The Special Exhibitions Gallery at the Sedona Arts Center will present a 40 Year Retrospective by the artist Bonnie Hartenstein.
The Exhibit is called “Playing With Possibilities,” and runs Feb. 14-26 from 11 a.m. – 5 p.m. daily. Hartenstein hopes to engage the viewer in interacting with the paintings and installations so they can enjoy the process of discovery that is the making of art.
On Friday, Feb. 16 from 5-8 p.m., all are invited to the Opening Reception (with refreshments) to meet the artist and enjoy her bold, colorful exhibit. At 7 p.m., the Cantin-Miller Jazz Duo from Chicago will perform. On Sunday, Feb. 18, from 3-5 p.m., Hartenstein will give a Gallery Talk about her process as an artist, with a concert by local trio, Yarrow, at 4 p.m.
The viewer will be able to view large scale oil paintings about the shamanic experience; six foot acrylic and mixed media-textural constructions (think tea leaves, coffee grounds, paper hole punch pieces, coconut husk hair, netting, cork); a 27 piece configuration of paintings embedded with photographs and drawings depicting Hartenstein’s travels to a villa in Tuscany; pastel drawings and handmade paper works from her Tantric Journeys Installation in Chicago; quirky-painted found-objects surrounded by red string; a ziggurat-shaped construction; and stackable paintings on wall easels that viewers can re-arrange to their liking.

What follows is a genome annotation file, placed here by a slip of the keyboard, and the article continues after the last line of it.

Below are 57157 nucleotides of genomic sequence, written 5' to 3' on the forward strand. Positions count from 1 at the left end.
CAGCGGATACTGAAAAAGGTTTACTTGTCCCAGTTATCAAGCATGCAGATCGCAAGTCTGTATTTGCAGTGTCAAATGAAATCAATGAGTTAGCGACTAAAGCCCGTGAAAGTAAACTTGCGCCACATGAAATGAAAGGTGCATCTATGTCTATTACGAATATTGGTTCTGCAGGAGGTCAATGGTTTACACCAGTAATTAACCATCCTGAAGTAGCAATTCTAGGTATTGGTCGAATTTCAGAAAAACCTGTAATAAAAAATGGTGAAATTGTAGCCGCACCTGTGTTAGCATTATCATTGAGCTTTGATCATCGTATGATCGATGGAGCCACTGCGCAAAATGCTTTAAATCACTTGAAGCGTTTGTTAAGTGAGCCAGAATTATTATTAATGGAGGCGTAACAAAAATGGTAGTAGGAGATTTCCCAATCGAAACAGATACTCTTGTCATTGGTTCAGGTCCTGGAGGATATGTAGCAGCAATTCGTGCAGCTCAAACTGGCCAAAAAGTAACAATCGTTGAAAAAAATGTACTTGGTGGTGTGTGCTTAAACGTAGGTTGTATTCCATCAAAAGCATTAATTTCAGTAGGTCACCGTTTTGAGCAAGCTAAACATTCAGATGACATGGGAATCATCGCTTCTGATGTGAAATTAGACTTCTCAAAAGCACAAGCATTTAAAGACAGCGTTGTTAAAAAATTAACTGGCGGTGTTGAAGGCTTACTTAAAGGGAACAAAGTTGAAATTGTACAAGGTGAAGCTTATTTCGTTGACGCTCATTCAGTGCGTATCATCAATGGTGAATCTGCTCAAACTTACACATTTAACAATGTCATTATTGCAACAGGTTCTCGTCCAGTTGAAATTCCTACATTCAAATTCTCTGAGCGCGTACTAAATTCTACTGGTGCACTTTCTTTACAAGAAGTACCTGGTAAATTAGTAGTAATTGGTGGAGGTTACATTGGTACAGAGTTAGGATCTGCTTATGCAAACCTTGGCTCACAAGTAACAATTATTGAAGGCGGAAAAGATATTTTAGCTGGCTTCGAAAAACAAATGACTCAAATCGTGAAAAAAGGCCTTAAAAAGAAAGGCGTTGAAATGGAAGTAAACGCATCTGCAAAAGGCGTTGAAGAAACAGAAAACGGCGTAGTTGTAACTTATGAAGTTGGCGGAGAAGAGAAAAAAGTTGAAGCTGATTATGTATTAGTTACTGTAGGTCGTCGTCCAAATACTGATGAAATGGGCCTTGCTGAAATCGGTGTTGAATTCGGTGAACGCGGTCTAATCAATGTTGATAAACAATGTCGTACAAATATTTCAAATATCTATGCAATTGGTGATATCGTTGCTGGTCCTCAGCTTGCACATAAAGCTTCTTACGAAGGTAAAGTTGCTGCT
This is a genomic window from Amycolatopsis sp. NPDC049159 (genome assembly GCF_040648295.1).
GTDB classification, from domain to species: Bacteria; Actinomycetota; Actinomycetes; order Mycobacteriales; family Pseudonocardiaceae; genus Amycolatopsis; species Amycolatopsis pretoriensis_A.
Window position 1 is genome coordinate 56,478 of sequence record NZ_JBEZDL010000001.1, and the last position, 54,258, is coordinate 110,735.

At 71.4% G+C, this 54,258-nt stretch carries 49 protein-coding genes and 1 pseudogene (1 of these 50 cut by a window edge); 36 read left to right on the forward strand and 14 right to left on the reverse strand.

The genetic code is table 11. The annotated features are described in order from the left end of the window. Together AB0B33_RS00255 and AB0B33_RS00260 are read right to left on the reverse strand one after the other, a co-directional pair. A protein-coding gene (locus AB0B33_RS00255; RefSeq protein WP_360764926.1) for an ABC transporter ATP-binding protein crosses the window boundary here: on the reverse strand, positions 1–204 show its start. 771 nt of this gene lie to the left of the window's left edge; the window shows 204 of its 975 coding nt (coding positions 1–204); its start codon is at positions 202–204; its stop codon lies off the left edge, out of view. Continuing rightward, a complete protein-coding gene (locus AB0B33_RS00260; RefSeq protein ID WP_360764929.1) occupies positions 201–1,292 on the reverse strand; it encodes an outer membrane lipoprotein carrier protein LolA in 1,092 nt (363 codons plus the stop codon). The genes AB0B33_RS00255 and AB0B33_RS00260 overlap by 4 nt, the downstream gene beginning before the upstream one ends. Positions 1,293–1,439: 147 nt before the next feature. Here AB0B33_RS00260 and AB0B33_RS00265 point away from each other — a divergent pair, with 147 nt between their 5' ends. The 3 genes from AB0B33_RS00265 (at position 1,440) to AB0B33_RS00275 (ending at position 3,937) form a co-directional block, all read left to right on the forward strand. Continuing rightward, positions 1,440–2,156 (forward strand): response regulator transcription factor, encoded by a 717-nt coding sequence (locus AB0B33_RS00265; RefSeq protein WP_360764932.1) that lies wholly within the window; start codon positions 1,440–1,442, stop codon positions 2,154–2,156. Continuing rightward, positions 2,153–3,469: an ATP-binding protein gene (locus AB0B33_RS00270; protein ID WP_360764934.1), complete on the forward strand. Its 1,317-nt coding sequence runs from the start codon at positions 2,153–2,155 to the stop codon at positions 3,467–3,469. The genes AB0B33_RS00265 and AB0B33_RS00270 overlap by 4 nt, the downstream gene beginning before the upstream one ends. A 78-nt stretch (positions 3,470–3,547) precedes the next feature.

Hartenstein, who studied and taught at the School of the Art Institute of Chicago, believes the artist inhabits the world of possibilities.
Hartenstein, represented for many years in Chicago by Jan Cicero Gallery and Judith Racht Gallery, has received numerous grants and awards including the Edward Ryerson Traveling Fellowship. Her work is represented in varied public and private collections. With many solo, group, and museum exhibitions including the Instituto de Arte in San Miguel de Allende and the Museo de Bellas Artes in Mexico City, she was also one of the co-founders of Chicago Paper, a pioneering group of women artists who exhibited internationally and taught handmade paper-making.
During her exhibition, Hartenstein invites the viewer to interact with her work, touch the art, move pieces, to find out how they might express themselves (and have some fun). Hartenstein wants the viewer to bring his or her trust and courage to the process of Life as an always unfinished and changeable state of being.
For information contact: email@example.com.